The Ohio Legislature approved a “Choose Life” specialty plate, with part of the funds that consumers pay for the plate going towards groups that counsel pregnant women about adoption. The funds are barred from going to any group that provides, promotes, or refers women for abortion.

Predictably, a court challenge was made in an effort to block the plate by NARAL Pro-Choice America because there isn’t a matching “Pro-Choice” plate. Surprisingly, a federal judge threw out the suit:

In his 15-page order, Judge Donald Nugent’s dismissed the suit, ruling that federal law prohibits federal courts from interfering with the collection of state taxes — in this case, revenue generated by sales of the plates. He did not rule on the merits of the First Amendment issues arising from the case.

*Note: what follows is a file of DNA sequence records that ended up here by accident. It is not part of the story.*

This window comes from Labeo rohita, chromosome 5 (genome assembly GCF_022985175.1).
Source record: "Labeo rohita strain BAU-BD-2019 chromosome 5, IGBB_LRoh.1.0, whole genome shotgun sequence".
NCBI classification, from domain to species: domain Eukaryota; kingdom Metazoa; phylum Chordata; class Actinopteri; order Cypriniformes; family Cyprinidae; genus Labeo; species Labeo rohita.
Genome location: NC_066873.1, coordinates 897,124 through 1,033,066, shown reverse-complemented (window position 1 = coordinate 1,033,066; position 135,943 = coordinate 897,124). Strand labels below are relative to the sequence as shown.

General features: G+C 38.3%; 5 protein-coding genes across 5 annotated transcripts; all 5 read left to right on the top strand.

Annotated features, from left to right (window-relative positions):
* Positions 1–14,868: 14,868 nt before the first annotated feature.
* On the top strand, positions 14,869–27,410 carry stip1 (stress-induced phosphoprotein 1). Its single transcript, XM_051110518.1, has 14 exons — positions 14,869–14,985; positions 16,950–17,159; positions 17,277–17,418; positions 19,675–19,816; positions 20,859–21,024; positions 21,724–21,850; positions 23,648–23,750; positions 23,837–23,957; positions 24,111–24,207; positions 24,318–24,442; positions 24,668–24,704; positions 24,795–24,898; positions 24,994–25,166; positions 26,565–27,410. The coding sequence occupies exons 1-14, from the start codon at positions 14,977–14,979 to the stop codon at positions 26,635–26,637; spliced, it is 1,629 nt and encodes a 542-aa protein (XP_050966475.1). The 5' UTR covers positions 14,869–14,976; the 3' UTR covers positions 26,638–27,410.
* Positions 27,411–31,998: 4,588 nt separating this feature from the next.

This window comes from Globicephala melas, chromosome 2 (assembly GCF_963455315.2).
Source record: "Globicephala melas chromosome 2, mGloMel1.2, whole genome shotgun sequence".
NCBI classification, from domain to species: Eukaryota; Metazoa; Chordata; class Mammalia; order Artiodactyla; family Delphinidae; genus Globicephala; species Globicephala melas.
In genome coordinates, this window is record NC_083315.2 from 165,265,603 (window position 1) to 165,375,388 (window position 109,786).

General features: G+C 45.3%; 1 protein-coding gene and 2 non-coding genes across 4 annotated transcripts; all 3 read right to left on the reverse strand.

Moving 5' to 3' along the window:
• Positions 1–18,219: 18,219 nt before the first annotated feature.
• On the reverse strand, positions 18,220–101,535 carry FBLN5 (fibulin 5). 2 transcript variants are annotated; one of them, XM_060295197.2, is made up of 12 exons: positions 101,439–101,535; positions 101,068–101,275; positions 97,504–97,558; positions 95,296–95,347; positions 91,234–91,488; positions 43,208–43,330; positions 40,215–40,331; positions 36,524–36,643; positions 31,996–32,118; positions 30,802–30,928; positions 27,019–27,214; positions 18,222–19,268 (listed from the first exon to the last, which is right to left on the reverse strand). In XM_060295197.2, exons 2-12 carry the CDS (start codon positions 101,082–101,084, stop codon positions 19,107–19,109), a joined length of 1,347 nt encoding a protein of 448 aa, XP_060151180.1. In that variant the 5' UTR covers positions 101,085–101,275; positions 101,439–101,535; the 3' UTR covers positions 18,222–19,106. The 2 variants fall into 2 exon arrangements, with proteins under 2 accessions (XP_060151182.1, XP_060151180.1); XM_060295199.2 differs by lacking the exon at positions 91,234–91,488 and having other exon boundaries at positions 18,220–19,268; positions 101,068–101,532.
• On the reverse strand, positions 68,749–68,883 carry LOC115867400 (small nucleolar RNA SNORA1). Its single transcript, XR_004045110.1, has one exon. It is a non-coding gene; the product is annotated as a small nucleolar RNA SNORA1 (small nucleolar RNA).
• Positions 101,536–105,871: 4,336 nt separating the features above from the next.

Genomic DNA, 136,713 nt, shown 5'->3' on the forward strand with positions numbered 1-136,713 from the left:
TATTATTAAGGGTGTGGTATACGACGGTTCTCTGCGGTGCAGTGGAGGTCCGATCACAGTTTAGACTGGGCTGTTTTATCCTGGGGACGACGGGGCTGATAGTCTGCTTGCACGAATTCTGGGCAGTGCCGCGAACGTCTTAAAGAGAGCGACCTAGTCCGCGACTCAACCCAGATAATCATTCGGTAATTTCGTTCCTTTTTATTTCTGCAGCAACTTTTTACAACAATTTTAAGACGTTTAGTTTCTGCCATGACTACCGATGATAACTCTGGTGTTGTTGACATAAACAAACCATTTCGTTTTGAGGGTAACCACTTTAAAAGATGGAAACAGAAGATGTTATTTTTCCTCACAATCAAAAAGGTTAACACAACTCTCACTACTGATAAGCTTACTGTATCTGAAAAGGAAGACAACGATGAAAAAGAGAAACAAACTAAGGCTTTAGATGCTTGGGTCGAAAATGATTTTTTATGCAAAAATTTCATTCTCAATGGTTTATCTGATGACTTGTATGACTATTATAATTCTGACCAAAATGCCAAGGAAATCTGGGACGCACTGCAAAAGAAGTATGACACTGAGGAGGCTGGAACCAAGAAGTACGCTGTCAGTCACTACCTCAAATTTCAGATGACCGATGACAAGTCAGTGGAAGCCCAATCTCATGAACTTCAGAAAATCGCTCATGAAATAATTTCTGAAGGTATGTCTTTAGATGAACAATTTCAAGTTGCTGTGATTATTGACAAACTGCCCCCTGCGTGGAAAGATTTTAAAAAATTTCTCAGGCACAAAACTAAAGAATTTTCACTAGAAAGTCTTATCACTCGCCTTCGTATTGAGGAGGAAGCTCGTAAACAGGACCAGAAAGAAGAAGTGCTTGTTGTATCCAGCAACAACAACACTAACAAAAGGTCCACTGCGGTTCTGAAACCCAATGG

This is relevant to this blog because a similar suit has been filed to stop the sale of “Choose Life” plates in Tennessee, for exactly the same reason (no “Pro-Choice” plate). The case is to go to a federal appeals court in November. And the appeals court is in . . . ready? . . . Cincinnati:

The judges of the 6th U.S. Circuit Court of Appeals, based in Cincinnati, could go beyond the argument of whether the anti-abortion plate unconstitutionally restricts dissenting views and strike down Tennessee’s entire specialty license plate program, attorneys said.

This’ll be interesting.

Full disclosure: my specialty plate is for St. Jude, but only because there isn’t one for the Tennessee Firearms Association.